This month there are 4 Known Issues (kb4041691, kb4042895 , kb4041676 and kb4041681) for this month’s Microsoft updates. 2 of these issues relate to an exception error dialog box appearing, with the others causing a black screen, updates not to install in express , a BSOD and changing of display languages. Microsoft states in each link above they are working on resolutions to these issues.

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Update: 18th October:

On the 16th of October Adobe released Flash Player v27.0.0.170 to address a critical zero day (defined) vulnerability being exploited in the wild (namely being exploited on computing devices used by the general public in their professional and personal lives)). The BlackOasis APT group are believed to operate in the Middle East. The group is using malicious Microsoft Office documents with embedded ActiveX controls which contain the necessary Flash exploit. This exploit later installs the FinSpy malware.

Please install this update as soon as possible for any device with Flash Player installed. Google Chrome has already automatically received the update while earlier today Windows 8.1 and Windows 10 began receiving it.

As always you can monitor the availability of security updates for most your software from the following websites (among others) or use Secunia PSI:
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US Computer Emergency Readiness Team (CERT) (please see the “Information on Security Updates” heading of the “Protecting Your PC” page):

https://www.us-cert.gov/

A further useful source of update related information is the Calendar of Updates. News/announcements of updates in the categories of General SoftwareSecurity Software and Utilities are available on their website. The news/announcements are very timely and (almost always) contain useful direct download links as well as the changes/improvements made by those updates (where possible).

If you like and use it, please also consider supporting that entirely volunteer run website by donating.

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If you use any of the above software, please install the appropriate updates as soon as possible. Steps for installing updates for Windows are provided on the “Protecting Your PC” page.

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For this month’s Microsoft updates, I will prioritize the order of installation for you below:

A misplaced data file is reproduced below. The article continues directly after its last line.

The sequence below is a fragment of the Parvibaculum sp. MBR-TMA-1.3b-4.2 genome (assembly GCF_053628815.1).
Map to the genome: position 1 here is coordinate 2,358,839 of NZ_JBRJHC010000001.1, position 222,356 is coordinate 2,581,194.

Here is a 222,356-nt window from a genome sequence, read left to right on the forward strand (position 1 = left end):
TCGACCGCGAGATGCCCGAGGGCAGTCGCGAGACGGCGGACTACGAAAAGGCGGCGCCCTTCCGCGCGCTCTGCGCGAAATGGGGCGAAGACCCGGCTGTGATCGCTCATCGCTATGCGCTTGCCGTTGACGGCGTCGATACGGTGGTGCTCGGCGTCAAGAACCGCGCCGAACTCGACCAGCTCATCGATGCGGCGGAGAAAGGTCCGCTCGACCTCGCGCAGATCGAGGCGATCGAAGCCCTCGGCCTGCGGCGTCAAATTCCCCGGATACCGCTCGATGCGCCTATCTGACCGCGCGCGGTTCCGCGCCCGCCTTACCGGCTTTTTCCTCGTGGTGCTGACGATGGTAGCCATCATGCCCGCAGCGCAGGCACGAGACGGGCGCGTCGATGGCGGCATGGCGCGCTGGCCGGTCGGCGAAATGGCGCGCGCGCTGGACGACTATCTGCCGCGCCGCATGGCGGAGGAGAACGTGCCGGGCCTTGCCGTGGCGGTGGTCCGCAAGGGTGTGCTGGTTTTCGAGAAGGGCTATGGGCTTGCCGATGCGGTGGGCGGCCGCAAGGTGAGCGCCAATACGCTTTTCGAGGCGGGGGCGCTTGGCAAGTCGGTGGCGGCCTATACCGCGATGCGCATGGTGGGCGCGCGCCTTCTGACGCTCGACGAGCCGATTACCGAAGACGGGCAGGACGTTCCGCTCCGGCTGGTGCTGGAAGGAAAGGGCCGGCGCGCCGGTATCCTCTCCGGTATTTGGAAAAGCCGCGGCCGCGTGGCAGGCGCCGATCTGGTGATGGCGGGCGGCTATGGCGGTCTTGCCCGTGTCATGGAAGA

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Critical severity:

Microsoft Office Vulnerability : CVE-2017-11826 : While not critical severity since it is already being exploited by attackers namely a zero day (defined) vulnerability.

Windows DNS Vulnerabilities: Further details provided within this news article

Windows Search Service (CVE-11771): affects Windows 7 up to and including Windows 10

Windows Font Vulnerabilities: CVE-2017-11762 and CVE-2017-11763

Microsoft Edge and Internet Explorer (multiple versions of Edge and IE affected)

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Please install the remaining updates at your earliest convenience.

As usual; I would recommend backing up the data on any device for which you are installing updates to prevent data loss in the rare event that any update causes unexpected issues.

Thank you.

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Nvidia Geforce Drivers:
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This update (released in September 2017) applies to Linux, FreeBSD, Solaris and Windows and resolves up to 8 security vulnerabilities. The steps to install the drivers are detailed here. I detailed where Nvidia list their security advisories in a previous blog post.

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Google Chrome:
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Google Chrome: includes 35 security fixes.

Google Chrome updates automatically and will apply the update the next time Chrome is closed and then re-opened. Chrome can also be updated immediately by clicking the Options button (it looks like 3 stacked small horizontal lines, sometimes called a “hamburger” button) in the upper right corner of the window and choosing “About Google Chrome” from the menu. Follow the prompt to Re-launch Chrome for the update to take effect.
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Wireshark 2.4.2 and 2.2.10
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v2.4.2: 5 CVEs (defined) resolved

v2.2.10: 3 CVEs resolved

As per standard process Linux distributions can obtain this update using the operating systems standard package manager (if the latest version is not installed automatically using the package manager you can instead compile the source code (v2.4.2) or v2.2.10). This forum thread and this forum thread may also be helpful to you with installing Wireshark on your Linux based system.

For Mac OS X and Windows, the update is available within the downloads section of the Wireshark website. In addition, a detailed FAQ for Wireshark is available here.
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Oracle:
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This month Oracle resolved 250 vulnerabilities. Further details and installation steps are available here. Within the 250 vulnerabilities addressed, 22 vulnerabilities were addressed in the Java runtime.

If you use any of the Oracle products listed here, please install the appropriate security updates as soon as possible.
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July 2017 Security Updates Summary

Earlier today as expected Microsoft and Adobe made available their monthly scheduled security updates.